The whole thing has led to an assumption which has been expressed and defended by Jacques Derrida as deconstructionism.  For Derrida, because the writer can never truly be known by the reader, we must give up on the notion that there is any sort of meaning in the text for the reader to discover.  Instead, it is the reader who gives the text its meaning.  Again, the text is deconstructed by the individual reader such that the reader supplies the text with its meaning, and not the writer.

As modernity has given way to postmodernity, the prevailing evangelical cry for “reading the Bible for ourselves” has given way to a quagmire of subjectivity.  In my experience, the typical evangelical “Bible study” has boiled down to tearing a passage out of its context, reading it aloud and asking, “So, what does this mean to you?,”  often followed up by “keep in mind, there are no wrong answers.”  I want to ask, “If there is no wrong way to read the text, what is the point in reading it at all?”  The assumption that it is up to the individual to read the text and provide meaning for herself is so dominant that about the only opinion which is intolerable in such situations is one which brings with it any actual information, one which is classically educated.  At one such Bible study my wife (who has an MA in Christian theology and whose education included an upper level course in Critical Hermeneutics, i.e.: “how to read the Bible”) attended, the leader of the study casually remarked, “I want everyone to tell me their reflection on this passage…but (she added for my wife’s benefit), I’m specifically not looking for a ‘theological’ perspective.” In some Christian traditions, this has even taken the form of being sensitive to the Holy Spirit, such that each person just assumes that whatever they think the text says has been revealed to them by the “Holy Spirit.”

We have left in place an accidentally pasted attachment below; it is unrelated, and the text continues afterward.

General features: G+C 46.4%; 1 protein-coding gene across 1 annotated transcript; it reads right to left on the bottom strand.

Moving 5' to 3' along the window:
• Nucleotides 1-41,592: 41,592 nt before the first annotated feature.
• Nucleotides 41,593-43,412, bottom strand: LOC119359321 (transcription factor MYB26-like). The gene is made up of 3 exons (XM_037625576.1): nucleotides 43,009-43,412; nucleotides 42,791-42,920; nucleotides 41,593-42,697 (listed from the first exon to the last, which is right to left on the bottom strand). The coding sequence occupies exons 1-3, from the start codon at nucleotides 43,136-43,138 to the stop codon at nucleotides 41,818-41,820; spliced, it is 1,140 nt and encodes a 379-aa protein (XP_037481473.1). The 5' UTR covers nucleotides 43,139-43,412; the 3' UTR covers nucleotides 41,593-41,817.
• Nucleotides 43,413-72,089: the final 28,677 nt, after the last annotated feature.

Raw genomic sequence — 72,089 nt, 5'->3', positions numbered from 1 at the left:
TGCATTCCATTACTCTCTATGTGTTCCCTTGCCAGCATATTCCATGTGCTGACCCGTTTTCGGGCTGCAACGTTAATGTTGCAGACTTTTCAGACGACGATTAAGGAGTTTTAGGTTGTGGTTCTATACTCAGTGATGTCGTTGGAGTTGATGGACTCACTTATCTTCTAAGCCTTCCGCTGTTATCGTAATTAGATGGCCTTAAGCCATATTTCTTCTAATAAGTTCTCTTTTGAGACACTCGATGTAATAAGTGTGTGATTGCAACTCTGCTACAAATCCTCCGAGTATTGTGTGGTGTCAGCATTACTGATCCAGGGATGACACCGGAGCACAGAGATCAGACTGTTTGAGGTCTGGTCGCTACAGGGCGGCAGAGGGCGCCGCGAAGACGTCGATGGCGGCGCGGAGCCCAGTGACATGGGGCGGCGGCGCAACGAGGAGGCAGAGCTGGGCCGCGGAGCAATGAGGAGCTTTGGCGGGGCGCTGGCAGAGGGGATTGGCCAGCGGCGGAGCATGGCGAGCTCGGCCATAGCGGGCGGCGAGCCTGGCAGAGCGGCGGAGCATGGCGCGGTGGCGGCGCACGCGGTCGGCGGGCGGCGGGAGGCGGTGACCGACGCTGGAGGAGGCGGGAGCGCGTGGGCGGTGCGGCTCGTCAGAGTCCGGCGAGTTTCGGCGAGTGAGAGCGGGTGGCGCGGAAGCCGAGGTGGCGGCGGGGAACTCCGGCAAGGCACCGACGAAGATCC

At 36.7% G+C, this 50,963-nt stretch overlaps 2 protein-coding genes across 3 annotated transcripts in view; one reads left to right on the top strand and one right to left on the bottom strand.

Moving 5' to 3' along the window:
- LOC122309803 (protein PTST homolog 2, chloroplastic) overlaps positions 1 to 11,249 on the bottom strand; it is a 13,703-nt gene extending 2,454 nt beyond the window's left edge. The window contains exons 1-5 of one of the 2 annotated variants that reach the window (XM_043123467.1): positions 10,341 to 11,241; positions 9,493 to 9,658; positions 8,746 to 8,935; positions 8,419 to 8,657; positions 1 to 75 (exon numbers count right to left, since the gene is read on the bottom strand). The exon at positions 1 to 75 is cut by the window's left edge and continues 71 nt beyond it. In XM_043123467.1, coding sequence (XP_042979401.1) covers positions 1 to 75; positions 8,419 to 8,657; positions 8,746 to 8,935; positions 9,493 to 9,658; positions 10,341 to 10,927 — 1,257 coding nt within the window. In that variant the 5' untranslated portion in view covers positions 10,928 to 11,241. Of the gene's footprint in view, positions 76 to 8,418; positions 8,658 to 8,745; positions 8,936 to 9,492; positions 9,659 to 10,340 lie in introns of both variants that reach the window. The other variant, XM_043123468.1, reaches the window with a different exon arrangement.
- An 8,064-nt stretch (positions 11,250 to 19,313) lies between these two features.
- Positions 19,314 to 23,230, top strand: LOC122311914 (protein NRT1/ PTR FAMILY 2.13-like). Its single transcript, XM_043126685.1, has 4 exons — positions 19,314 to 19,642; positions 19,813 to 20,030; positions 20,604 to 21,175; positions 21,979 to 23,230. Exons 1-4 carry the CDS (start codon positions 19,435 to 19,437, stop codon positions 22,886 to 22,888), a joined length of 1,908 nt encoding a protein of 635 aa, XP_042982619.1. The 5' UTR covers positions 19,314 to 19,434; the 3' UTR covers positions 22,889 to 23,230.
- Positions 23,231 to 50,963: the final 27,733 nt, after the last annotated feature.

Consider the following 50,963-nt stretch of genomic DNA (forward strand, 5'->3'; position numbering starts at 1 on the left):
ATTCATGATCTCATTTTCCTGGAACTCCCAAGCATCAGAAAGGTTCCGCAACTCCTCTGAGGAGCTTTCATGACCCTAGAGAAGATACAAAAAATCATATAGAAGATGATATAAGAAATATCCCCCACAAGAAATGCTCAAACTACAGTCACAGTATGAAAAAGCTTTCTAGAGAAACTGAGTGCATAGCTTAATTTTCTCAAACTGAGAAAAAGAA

What is the solution?  I perceive Candler to be arguing that it is a return to reading the Bible as the community of God, rather than as individuals.  This is not a return to having the clergy read it for us, nor is this the same thing as everyone’s opinion being equally legitimate as they share their individualistic first impressions about a passage torn from its surrounding context and without consideration to its genre and purpose.  Instead, it is reading it together with an eye toward tradition (what has been handed down), scholarship, in messy dialogue with one another, and with a seriousness that comes from a disciplined effort to understand what the author intended his audience to know, think, or do.  It is different from the current trend in that it seeks not to do violence to the text, but to be shaped by it. Candler uses the term manuduction, which he takes to be a “holding of the hand.” His claim is that the ancient theologians saw themselves as offering a hand as they tread a path toward God rather than prescribing rigid theological systems.